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If you walk through the stacks of Barnes & Noble, you might find yourself in the aisles of young adult fiction, which despite its implied age bracket is one of the largest and most profitable sectors in the commercial publishing industry. If you are like Hamza Walker, you may have discovered this aisle through your preteen daughter. But you do not have to know a preteen girl in order to have insight as to what this fiction is about, or to understand its contents. You know the melodrama this genre promotes well – the harrowing and theatrical stakes within its pages, the stories of the intense forbidden romances it tells, and the effusive affect of devotion it holds in high regard. The phenomenon presents itself with patented aggression and digestibly dark romanticism. The most popular subgenre in this aisle is called Teen Paranormal Romance.
If adult fiction is consumed, young adult fiction is devoured. The exhibition, Teen Paranormal Romance, curated by Walker at The Renaissance Society, uses the trademarked motifs in YA to point out a cipher of culture at large – its fascination with perpetuating the myth of sentimental intensity within the construction of the teen image. Upon entering the exhibition, the space is largely sanctioned off by a chain-link fence occupying the perimeter of the gallery. All other works in the exhibition are experienced in the periphery of this piece by Kathryn Andrews, entitled Friends and Lovers (2010). In the center of the gallery, clearly visible but beyond physical reach, two shallow towers of cinder blocks face each other. The opposing faces of the constructed walls carry the image of a cartooned bear, appearing innocuous enough that it may have been an important symbol in the 90s – cereal box, TV icon? – or it is at least sufficiently familiar that we credit it to have been so. The face-off between these two almost anonymous figures is humorous, without being a joke. In many ways, the structure of the piece parallels the relationship between YA and the exhibition itself – as a spectacle that admits its own artifice, a guarded and protective installation that also takes the position of offense. Like a smile without sentimental intent, the identical characters stare into one another’s vacant gaze. The piece suggests the safe sanction of a playground at the same time it suggests a battle, “our love is a cage match.”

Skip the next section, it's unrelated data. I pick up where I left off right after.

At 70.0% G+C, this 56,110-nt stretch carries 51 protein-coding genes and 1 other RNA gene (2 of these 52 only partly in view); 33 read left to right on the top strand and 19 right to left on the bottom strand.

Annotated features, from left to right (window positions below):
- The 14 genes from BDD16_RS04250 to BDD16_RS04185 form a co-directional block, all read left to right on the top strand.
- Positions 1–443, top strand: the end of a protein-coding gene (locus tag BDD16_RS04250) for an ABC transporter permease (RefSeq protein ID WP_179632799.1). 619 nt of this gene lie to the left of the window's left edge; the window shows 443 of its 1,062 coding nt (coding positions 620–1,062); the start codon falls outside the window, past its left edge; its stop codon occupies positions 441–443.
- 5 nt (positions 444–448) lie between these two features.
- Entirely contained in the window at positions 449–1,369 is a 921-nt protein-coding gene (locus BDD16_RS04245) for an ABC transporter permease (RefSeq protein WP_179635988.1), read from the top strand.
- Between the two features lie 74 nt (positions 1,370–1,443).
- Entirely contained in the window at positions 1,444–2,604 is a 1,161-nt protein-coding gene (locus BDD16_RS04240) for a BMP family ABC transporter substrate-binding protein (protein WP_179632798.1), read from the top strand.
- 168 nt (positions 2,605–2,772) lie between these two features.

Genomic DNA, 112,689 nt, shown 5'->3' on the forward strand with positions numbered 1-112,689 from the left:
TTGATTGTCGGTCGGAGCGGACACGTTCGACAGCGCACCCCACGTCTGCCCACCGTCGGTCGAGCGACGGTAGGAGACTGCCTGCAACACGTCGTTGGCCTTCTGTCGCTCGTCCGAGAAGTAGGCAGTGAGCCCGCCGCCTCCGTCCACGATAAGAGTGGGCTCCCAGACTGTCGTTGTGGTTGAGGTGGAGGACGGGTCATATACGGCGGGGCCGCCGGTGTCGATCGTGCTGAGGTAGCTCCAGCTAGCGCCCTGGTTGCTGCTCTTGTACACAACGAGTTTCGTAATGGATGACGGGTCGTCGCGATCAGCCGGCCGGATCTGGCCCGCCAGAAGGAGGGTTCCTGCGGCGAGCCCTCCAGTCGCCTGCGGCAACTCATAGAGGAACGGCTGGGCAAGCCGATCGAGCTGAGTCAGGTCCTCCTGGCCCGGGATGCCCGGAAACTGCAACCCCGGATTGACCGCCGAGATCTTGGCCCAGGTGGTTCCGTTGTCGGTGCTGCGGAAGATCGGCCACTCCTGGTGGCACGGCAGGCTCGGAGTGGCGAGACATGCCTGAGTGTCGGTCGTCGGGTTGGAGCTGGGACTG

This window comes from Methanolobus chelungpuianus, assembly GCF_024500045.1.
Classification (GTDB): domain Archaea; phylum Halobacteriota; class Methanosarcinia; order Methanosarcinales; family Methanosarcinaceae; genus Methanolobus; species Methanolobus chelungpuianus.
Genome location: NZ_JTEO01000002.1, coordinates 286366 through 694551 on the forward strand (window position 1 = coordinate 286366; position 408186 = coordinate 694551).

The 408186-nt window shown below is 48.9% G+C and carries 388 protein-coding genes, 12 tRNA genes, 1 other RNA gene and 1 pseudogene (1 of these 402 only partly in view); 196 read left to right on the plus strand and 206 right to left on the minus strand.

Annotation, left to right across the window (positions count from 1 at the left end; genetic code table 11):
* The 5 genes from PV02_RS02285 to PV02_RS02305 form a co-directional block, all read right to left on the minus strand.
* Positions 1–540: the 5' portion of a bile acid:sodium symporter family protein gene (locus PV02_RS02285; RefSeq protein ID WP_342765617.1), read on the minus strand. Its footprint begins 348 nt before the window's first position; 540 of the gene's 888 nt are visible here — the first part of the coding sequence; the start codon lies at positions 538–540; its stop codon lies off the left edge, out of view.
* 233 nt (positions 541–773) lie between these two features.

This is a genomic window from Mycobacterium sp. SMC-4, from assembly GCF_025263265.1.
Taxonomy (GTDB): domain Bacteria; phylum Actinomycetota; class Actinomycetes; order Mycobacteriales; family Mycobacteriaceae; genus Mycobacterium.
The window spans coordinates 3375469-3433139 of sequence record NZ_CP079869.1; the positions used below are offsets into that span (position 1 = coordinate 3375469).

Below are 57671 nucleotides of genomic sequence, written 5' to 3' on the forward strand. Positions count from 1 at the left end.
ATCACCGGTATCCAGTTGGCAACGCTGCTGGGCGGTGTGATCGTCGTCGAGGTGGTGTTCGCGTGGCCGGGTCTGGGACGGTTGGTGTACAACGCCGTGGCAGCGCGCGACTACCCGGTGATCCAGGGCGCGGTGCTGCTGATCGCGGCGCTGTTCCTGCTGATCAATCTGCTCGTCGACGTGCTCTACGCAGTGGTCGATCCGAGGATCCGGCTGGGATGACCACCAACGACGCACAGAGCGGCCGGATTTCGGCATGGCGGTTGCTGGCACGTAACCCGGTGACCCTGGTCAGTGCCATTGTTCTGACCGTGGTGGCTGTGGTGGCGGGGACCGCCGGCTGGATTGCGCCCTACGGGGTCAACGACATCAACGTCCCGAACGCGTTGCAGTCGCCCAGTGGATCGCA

Roe Ethridge, Louise with Red Bag, 2011, C-print, 69 1/2 x 52 1/2 in.; Courtesy of the artist and Gagosian Gallery.
This sense of vacancy is followed throughout the exhibition. Hanging to the rear of Friends and Lovers, visible in the distance through the chain-link, is Roe Ethridge’s Louise with Red Bag (2011). Undeniably the most iconic image in the show, the large-format chromogenic print is provocative and strange in ways the other works on view are not.
A girl of maybe fifteen or sixteen – pale, barely clothed, with perfectly parted Scandinavian hair – is centrally placed within the frame. Small details of a photo studio are apparent on the edges of the scene: a shadow along the white backdrop, the edge of a spotlight, the carefully exposed wheel of a cart. Though the image depicts the shallow elements of a studio, and the more superficial and plastic textures of the girl and her surroundings, the printed material of her bathing suit depicts an airplane flying onto the landing strip of a tropical destination, inserting a landscape directly into the center of the piece (the center of the girl). The implications go without saying.
Ed Atkins, Even Pricks, 2013, 16:10 HD video with 5.1 surround sound, 7 min 30 seconds; Courtesy of the artist and Isabella Bortolozzi Gallery, Berlin.
In a private screening room down the hall, Ed Atkins’ Even Pricks (2013) plays through a disjointed and manic narrative, scored to incomplete and halted sound bytes from recognizable advertisements, erratically interjecting language that adopts the form of announcing the main event, as they do during the end of previews at the movies, though the text itself is sampled and nonsensical. Repeated motifs are intersticed throughout: a bed bursting into flames, the avatar of a laughing chimpanzee, a phallic thumb animated to penetrate belly buttons and disproportionately large facial features, grotesquely inflating and deflating. Walker notes, “[The premise of the exhibition] points to adolescence or childhood in somewhat of a surreal fashion – but do we really believe in the unconscious as a source of creativity today? I don’t think this is the case; our approach is much more in affect, rather than intent.” Just as Ethridge’s piece approaches the symbol of the teenage girl, the exhibition approaches symbols in general from the other direction. We are given the othered qualities upfront, never directly surreal, but slowly and affectively alien from the outside in.
Walker continues, “The question being raised is about whether surrealism fled popular culture, and left artists instead to create works that could point toward a derelict or empty place.” While the works on view give way to a sense of vacancy, they are far from empty. They are emphatic, definite, and coldly expressive. And although Teenage is certainly a term that can be applied more broadly, the Romance in the title suggests a gender for the market. There is a sense of reserve in the tone of this exhibition that the popular images of teenage girls are not privileged to have. Ultimately, Louise exists as many representations of young girls do within the commercial sector, as a captive two-dimensional character our eyes fixate upon, while hers perpetually faces outward to a vacant audience.
 All quotes by Hamza Walker during gallery walkthrough, March 2014.
(Image on top: Teen Paranormal Romance, 2014, Installation View, The Renaissance Society at the University of Chicago.)